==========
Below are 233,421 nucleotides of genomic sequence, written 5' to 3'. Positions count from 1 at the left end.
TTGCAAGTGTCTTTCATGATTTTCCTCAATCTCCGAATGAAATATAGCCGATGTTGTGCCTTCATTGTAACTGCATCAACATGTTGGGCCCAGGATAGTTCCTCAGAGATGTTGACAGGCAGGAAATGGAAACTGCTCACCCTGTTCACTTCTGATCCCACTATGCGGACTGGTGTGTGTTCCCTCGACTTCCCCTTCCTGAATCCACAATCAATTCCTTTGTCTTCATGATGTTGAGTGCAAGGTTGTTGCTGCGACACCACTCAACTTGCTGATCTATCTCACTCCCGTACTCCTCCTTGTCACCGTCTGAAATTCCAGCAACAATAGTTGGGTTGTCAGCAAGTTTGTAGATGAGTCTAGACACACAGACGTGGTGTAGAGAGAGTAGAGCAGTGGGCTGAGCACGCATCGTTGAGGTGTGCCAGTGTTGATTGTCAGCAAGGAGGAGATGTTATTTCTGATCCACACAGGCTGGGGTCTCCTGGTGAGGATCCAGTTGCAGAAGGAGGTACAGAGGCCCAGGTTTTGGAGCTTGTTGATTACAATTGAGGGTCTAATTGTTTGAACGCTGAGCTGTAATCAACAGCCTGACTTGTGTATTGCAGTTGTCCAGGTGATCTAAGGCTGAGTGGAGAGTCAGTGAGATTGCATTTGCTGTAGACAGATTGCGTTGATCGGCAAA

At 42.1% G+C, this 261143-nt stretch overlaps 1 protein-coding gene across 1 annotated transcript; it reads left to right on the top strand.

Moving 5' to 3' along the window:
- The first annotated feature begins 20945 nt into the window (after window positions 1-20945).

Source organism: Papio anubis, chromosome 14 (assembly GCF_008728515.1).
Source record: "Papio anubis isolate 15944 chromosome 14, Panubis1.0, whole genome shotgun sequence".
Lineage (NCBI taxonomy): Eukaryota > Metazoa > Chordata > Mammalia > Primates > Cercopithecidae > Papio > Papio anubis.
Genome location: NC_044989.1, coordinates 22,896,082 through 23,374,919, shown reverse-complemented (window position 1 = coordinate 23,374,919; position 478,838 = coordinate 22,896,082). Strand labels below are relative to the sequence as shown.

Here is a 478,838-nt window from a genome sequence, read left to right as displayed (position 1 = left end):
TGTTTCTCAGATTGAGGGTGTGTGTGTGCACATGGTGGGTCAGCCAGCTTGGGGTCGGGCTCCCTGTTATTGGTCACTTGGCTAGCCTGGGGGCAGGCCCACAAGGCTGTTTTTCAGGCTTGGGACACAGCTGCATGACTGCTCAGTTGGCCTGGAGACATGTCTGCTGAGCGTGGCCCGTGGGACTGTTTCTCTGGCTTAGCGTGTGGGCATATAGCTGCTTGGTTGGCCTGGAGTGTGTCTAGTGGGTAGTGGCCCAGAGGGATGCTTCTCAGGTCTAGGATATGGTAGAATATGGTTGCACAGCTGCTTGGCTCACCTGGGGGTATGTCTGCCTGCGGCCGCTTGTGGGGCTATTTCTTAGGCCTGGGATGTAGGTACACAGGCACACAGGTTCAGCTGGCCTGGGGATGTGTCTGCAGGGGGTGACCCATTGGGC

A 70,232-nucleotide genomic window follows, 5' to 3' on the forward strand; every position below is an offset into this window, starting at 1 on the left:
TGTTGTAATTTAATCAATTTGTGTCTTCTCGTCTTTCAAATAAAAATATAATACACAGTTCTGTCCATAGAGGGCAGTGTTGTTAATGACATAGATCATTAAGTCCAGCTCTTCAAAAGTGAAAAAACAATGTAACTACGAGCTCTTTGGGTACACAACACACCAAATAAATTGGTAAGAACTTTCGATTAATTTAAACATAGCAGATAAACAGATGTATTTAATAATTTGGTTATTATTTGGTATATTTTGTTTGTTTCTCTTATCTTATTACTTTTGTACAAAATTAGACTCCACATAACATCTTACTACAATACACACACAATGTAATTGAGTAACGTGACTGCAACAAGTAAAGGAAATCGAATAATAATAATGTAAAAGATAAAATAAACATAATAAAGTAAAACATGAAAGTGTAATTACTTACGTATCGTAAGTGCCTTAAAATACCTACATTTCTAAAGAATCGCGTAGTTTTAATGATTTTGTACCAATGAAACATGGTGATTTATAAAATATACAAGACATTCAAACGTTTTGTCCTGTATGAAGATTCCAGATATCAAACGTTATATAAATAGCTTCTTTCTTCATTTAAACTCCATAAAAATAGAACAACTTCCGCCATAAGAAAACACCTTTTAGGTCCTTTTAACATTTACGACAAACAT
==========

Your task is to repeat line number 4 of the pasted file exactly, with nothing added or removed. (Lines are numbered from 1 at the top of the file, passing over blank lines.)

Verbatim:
Moving 5' to 3' along the window: